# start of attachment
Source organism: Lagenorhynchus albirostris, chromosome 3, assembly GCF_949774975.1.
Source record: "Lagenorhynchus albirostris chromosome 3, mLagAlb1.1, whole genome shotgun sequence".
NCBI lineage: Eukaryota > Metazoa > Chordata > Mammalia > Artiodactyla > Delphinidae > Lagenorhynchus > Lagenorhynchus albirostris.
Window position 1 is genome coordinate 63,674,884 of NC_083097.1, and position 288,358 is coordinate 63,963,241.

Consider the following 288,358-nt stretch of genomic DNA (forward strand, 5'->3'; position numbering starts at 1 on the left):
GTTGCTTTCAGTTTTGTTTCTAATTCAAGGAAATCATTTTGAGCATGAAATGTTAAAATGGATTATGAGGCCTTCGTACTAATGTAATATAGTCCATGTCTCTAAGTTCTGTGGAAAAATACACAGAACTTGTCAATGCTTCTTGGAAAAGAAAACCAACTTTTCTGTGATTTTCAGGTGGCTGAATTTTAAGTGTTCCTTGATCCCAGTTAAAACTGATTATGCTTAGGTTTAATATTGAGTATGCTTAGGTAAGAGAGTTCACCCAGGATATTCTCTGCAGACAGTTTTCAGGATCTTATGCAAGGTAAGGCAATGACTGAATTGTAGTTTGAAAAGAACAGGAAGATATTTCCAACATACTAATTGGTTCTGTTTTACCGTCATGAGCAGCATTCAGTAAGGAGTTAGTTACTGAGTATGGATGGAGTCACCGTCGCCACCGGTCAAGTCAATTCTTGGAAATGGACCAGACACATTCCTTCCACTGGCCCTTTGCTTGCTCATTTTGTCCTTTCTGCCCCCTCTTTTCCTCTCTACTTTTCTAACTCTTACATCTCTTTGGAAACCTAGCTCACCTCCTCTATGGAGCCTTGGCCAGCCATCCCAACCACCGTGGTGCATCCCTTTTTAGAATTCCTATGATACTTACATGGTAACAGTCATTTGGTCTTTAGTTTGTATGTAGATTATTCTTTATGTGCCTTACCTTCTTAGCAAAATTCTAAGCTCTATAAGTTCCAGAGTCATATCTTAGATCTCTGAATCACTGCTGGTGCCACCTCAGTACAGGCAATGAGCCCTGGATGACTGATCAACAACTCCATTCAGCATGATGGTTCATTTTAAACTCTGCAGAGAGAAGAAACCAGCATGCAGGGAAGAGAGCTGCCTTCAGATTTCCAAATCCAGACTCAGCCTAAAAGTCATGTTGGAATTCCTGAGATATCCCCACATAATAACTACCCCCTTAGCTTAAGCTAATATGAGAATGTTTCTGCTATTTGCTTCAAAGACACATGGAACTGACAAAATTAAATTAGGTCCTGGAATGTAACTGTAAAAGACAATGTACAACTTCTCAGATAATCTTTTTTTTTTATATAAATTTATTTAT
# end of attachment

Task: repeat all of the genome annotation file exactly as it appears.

Source organism: Lagenorhynchus albirostris, chromosome 3, assembly GCF_949774975.1.
Source record: "Lagenorhynchus albirostris chromosome 3, mLagAlb1.1, whole genome shotgun sequence".
NCBI lineage: Eukaryota > Metazoa > Chordata > Mammalia > Artiodactyla > Delphinidae > Lagenorhynchus > Lagenorhynchus albirostris.
Window position 1 is genome coordinate 63,674,884 of NC_083097.1, and position 288,358 is coordinate 63,963,241.

Consider the following 288,358-nt stretch of genomic DNA (forward strand, 5'->3'; position numbering starts at 1 on the left):
GTTGCTTTCAGTTTTGTTTCTAATTCAAGGAAATCATTTTGAGCATGAAATGTTAAAATGGATTATGAGGCCTTCGTACTAATGTAATATAGTCCATGTCTCTAAGTTCTGTGGAAAAATACACAGAACTTGTCAATGCTTCTTGGAAAAGAAAACCAACTTTTCTGTGATTTTCAGGTGGCTGAATTTTAAGTGTTCCTTGATCCCAGTTAAAACTGATTATGCTTAGGTTTAATATTGAGTATGCTTAGGTAAGAGAGTTCACCCAGGATATTCTCTGCAGACAGTTTTCAGGATCTTATGCAAGGTAAGGCAATGACTGAATTGTAGTTTGAAAAGAACAGGAAGATATTTCCAACATACTAATTGGTTCTGTTTTACCGTCATGAGCAGCATTCAGTAAGGAGTTAGTTACTGAGTATGGATGGAGTCACCGTCGCCACCGGTCAAGTCAATTCTTGGAAATGGACCAGACACATTCCTTCCACTGGCCCTTTGCTTGCTCATTTTGTCCTTTCTGCCCCCTCTTTTCCTCTCTACTTTTCTAACTCTTACATCTCTTTGGAAACCTAGCTCACCTCCTCTATGGAGCCTTGGCCAGCCATCCCAACCACCGTGGTGCATCCCTTTTTAGAATTCCTATGATACTTACATGGTAACAGTCATTTGGTCTTTAGTTTGTATGTAGATTATTCTTTATGTGCCTTACCTTCTTAGCAAAATTCTAAGCTCTATAAGTTCCAGAGTCATATCTTAGATCTCTGAATCACTGCTGGTGCCACCTCAGTACAGGCAATGAGCCCTGGATGACTGATCAACAACTCCATTCAGCATGATGGTTCATTTTAAACTCTGCAGAGAGAAGAAACCAGCATGCAGGGAAGAGAGCTGCCTTCAGATTTCCAAATCCAGACTCAGCCTAAAAGTCATGTTGGAATTCCTGAGATATCCCCACATAATAACTACCCCCTTAGCTTAAGCTAATATGAGAATGTTTCTGCTATTTGCTTCAAAGACACATGGAACTGACAAAATTAAATTAGGTCCTGGAATGTAACTGTAAAAGACAATGTACAACTTCTCAGATAATCTTTTTTTTTTATATAAATTTATTTAT